For the first time ever, more fatal crashes are involving drugs than alcohol
A recent report issued by Governors Highway Safety Association and the Foundation for Advancing Alcohol responsibility shows that drivers killed in car crashes are statistically more likely to be on drugs than above the legal blood alcohol content (BAC) level. In 2015, 43% of drivers tested in fatal crashes were under the influence of drugs, either legal or illegal. This exceeds the 37% of drivers tested in fatal crashes who were above the legal blood alcohol content level. The statistics are surprising and many are speculating as to what could have caused the change in numbers as this is the first time ever that drug use was found to be involved in more fatal crashes than drunk driving.
Some are pointing to the increasingly permissive laws pertaining to marijuana. In 2005, 28% of fatally injured drivers tested positive for drugs. In 2015, that number rose to 43%. In those 10 years, there were major efforts to expand permissive marijuana use throughout the United States. Now:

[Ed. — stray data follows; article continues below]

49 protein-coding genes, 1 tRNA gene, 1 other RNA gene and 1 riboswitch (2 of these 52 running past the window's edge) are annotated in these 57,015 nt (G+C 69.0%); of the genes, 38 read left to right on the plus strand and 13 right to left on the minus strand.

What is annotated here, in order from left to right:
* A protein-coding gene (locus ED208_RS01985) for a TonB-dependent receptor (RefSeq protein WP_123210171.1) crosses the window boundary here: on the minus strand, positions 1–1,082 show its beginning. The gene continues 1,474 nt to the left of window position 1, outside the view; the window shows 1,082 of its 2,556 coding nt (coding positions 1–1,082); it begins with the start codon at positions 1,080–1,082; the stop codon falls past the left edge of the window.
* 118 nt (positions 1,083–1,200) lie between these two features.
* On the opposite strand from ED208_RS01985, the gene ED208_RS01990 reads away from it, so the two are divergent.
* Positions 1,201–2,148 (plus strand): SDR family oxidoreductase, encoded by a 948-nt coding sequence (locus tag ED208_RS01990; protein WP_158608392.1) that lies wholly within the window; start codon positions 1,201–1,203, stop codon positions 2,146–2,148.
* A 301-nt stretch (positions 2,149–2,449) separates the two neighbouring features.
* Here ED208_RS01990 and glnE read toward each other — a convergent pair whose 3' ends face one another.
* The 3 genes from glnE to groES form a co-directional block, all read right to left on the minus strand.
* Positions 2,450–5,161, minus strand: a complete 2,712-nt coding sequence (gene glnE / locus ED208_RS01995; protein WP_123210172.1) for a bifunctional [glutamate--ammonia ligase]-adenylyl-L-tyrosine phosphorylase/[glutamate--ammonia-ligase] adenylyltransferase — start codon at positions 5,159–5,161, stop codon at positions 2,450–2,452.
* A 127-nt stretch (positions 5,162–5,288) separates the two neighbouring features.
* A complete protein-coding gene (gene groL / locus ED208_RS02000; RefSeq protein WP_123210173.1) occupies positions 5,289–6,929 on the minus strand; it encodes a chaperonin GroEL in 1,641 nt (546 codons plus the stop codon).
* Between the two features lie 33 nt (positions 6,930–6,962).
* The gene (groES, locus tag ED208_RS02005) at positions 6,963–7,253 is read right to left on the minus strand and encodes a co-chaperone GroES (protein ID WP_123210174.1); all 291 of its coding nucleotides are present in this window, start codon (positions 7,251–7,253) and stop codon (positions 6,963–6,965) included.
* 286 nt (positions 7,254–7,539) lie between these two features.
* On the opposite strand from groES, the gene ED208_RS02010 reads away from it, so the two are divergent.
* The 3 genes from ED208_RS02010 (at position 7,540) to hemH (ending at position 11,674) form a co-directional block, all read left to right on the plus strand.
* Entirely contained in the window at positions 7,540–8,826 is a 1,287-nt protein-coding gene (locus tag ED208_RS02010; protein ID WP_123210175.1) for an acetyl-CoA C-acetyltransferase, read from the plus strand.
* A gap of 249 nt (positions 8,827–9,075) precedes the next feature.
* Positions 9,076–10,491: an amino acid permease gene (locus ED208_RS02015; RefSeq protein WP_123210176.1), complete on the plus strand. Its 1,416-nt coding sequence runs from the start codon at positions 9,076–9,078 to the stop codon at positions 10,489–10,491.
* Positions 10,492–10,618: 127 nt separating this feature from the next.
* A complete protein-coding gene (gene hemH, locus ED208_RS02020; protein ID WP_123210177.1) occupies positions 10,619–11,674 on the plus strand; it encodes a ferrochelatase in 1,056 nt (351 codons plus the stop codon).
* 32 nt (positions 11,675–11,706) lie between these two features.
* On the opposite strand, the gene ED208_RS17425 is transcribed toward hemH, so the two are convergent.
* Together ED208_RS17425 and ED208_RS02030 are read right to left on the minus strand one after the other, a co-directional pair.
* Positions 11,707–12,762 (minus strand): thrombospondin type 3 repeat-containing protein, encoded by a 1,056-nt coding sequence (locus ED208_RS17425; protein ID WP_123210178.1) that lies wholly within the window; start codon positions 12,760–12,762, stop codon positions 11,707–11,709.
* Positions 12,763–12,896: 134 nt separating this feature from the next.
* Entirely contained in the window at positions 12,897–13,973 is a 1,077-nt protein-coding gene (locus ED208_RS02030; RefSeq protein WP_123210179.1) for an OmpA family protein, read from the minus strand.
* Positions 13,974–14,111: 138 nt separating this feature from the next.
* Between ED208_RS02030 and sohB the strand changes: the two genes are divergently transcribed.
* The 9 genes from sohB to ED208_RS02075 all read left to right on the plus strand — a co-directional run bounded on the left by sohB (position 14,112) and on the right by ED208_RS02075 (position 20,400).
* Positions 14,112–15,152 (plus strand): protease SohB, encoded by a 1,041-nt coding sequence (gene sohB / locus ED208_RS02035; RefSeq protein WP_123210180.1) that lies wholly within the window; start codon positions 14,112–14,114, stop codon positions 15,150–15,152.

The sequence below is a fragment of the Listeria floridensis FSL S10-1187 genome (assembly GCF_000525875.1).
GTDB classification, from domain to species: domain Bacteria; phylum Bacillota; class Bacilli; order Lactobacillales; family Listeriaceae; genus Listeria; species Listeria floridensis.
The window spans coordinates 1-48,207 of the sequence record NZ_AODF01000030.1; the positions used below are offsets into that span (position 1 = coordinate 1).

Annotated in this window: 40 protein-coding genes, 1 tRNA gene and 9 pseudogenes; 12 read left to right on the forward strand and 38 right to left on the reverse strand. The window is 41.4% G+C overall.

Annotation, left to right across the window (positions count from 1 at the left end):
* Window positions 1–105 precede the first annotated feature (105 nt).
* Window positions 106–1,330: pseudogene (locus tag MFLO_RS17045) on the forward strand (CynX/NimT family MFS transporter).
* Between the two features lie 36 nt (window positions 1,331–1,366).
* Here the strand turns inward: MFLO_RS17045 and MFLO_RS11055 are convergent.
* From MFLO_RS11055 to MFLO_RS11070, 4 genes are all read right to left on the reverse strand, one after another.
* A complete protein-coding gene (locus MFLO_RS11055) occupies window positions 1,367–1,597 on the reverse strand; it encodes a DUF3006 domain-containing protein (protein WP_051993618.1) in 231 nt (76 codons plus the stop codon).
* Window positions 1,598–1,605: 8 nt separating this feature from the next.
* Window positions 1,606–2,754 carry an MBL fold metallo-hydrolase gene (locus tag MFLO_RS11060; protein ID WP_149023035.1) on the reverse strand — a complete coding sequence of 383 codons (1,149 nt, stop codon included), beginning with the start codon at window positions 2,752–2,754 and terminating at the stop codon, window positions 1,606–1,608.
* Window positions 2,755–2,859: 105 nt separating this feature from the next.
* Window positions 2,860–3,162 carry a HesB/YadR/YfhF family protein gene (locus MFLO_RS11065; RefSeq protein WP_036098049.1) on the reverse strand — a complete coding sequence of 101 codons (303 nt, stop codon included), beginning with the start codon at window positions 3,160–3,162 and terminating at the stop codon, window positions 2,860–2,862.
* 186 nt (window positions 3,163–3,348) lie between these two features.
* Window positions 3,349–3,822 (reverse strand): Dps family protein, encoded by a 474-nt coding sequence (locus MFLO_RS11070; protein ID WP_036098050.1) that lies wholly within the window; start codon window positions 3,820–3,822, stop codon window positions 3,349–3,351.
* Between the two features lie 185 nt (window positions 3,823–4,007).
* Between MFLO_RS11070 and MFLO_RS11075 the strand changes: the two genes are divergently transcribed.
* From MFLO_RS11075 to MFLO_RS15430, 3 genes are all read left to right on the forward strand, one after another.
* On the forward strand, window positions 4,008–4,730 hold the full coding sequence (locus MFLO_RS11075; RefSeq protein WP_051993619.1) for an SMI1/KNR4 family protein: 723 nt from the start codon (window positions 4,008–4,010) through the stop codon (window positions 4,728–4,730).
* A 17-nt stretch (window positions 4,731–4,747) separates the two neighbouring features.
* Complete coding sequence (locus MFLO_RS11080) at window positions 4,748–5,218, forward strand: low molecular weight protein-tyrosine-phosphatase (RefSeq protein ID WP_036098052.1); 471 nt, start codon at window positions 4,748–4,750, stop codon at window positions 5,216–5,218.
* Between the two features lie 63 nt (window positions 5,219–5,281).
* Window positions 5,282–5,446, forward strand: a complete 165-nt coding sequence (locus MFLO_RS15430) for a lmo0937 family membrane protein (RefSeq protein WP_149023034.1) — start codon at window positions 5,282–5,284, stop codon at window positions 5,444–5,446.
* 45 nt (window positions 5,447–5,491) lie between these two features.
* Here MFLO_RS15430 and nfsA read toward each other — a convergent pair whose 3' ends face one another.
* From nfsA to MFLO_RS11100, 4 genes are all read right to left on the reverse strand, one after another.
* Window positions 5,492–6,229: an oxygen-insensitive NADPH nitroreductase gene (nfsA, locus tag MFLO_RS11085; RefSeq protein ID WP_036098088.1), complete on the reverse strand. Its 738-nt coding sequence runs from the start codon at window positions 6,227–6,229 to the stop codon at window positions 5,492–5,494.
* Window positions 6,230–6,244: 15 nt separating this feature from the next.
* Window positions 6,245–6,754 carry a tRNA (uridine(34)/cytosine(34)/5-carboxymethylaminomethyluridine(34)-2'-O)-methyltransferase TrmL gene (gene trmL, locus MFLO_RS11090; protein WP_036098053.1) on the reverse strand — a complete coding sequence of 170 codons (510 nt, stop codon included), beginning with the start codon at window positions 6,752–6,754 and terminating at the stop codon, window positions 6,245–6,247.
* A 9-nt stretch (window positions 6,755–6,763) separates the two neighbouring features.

- 29 states allow medical marijuana use;
- 21 states have decriminalized marijuana use; and
- 8 states and the District of Columbia allow recreational marijuana use.
While European studies have shown marijuana use to negligently increase the risk of a car crash, other statistics show conclusions to the contrary. After legalizing recreational marijuana use, Colorado experienced a 48% increase in marijuana-related traffic fatalities.
Despite the more permissive marijuana laws sweeping the country, it is illegal to drive under the influence of drugs or alcohol in any state. However, there are unique challenges that law enforcement officials are facing in trying to enforce the ban on driving under the influence of drugs. For example, a person’s BAC can easily be found at the scene of a car crash. Testing for drug use is more difficult and usually involves a blood test. By the time a person is taken to go get the blood test, the drug may have already metabolized. This will skew the results so that they do not really reflect the drug level the individual had at the time of the crash.